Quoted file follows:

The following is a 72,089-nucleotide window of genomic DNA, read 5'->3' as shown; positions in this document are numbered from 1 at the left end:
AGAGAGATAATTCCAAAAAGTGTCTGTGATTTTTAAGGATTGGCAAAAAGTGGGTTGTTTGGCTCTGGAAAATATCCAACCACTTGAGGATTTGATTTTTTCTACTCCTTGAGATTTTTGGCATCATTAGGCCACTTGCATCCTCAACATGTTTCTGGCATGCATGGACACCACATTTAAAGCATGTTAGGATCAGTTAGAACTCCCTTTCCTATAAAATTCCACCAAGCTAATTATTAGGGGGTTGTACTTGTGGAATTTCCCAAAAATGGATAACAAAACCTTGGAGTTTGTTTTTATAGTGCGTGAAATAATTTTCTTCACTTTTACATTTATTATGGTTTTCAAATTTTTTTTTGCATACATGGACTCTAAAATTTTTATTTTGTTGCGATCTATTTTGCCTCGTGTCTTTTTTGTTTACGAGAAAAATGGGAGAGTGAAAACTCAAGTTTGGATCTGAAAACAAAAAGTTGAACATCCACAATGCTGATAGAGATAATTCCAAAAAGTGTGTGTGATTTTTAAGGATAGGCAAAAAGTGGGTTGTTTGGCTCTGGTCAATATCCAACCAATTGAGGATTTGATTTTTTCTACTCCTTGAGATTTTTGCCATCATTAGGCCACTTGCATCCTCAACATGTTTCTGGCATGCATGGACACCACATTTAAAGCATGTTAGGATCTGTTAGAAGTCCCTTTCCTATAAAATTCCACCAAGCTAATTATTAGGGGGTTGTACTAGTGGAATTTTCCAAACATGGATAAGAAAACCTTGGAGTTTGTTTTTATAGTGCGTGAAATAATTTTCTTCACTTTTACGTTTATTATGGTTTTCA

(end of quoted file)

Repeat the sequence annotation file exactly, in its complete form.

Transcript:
The following is a 72,089-nucleotide window of genomic DNA, read 5'->3' as shown; positions in this document are numbered from 1 at the left end:
AGAGAGATAATTCCAAAAAGTGTCTGTGATTTTTAAGGATTGGCAAAAAGTGGGTTGTTTGGCTCTGGAAAATATCCAACCACTTGAGGATTTGATTTTTTCTACTCCTTGAGATTTTTGGCATCATTAGGCCACTTGCATCCTCAACATGTTTCTGGCATGCATGGACACCACATTTAAAGCATGTTAGGATCAGTTAGAACTCCCTTTCCTATAAAATTCCACCAAGCTAATTATTAGGGGGTTGTACTTGTGGAATTTCCCAAAAATGGATAACAAAACCTTGGAGTTTGTTTTTATAGTGCGTGAAATAATTTTCTTCACTTTTACATTTATTATGGTTTTCAAATTTTTTTTTGCATACATGGACTCTAAAATTTTTATTTTGTTGCGATCTATTTTGCCTCGTGTCTTTTTTGTTTACGAGAAAAATGGGAGAGTGAAAACTCAAGTTTGGATCTGAAAACAAAAAGTTGAACATCCACAATGCTGATAGAGATAATTCCAAAAAGTGTGTGTGATTTTTAAGGATAGGCAAAAAGTGGGTTGTTTGGCTCTGGTCAATATCCAACCAATTGAGGATTTGATTTTTTCTACTCCTTGAGATTTTTGCCATCATTAGGCCACTTGCATCCTCAACATGTTTCTGGCATGCATGGACACCACATTTAAAGCATGTTAGGATCTGTTAGAAGTCCCTTTCCTATAAAATTCCACCAAGCTAATTATTAGGGGGTTGTACTAGTGGAATTTTCCAAACATGGATAAGAAAACCTTGGAGTTTGTTTTTATAGTGCGTGAAATAATTTTCTTCACTTTTACGTTTATTATGGTTTTCA